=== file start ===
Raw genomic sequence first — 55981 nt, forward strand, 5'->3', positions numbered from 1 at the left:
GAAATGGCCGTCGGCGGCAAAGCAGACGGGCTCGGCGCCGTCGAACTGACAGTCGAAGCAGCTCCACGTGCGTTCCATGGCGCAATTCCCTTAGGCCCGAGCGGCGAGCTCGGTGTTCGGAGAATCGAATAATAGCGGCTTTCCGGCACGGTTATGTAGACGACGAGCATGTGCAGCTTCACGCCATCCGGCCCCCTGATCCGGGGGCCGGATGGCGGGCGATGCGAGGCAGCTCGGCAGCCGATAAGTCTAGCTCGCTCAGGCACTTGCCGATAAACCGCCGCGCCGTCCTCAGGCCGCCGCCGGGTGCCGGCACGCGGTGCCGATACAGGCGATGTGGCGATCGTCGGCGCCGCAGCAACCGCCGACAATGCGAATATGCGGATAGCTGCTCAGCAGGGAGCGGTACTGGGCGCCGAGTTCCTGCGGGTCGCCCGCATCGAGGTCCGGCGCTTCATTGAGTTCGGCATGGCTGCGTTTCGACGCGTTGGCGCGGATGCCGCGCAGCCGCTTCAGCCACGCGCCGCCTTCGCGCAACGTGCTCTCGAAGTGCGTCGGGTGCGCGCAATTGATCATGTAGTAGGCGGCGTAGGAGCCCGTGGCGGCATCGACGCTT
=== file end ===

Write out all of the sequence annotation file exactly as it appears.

Raw genomic sequence first — 55981 nt, forward strand, 5'->3', positions numbered from 1 at the left:
GAAATGGCCGTCGGCGGCAAAGCAGACGGGCTCGGCGCCGTCGAACTGACAGTCGAAGCAGCTCCACGTGCGTTCCATGGCGCAATTCCCTTAGGCCCGAGCGGCGAGCTCGGTGTTCGGAGAATCGAATAATAGCGGCTTTCCGGCACGGTTATGTAGACGACGAGCATGTGCAGCTTCACGCCATCCGGCCCCCTGATCCGGGGGCCGGATGGCGGGCGATGCGAGGCAGCTCGGCAGCCGATAAGTCTAGCTCGCTCAGGCACTTGCCGATAAACCGCCGCGCCGTCCTCAGGCCGCCGCCGGGTGCCGGCACGCGGTGCCGATACAGGCGATGTGGCGATCGTCGGCGCCGCAGCAACCGCCGACAATGCGAATATGCGGATAGCTGCTCAGCAGGGAGCGGTACTGGGCGCCGAGTTCCTGCGGGTCGCCCGCATCGAGGTCCGGCGCTTCATTGAGTTCGGCATGGCTGCGTTTCGACGCGTTGGCGCGGATGCCGCGCAGCCGCTTCAGCCACGCGCCGCCTTCGCGCAACGTGCTCTCGAAGTGCGTCGGGTGCGCGCAATTGATCATGTAGTAGGCGGCGTAGGAGCCCGTGGCGGCATCGACGCTT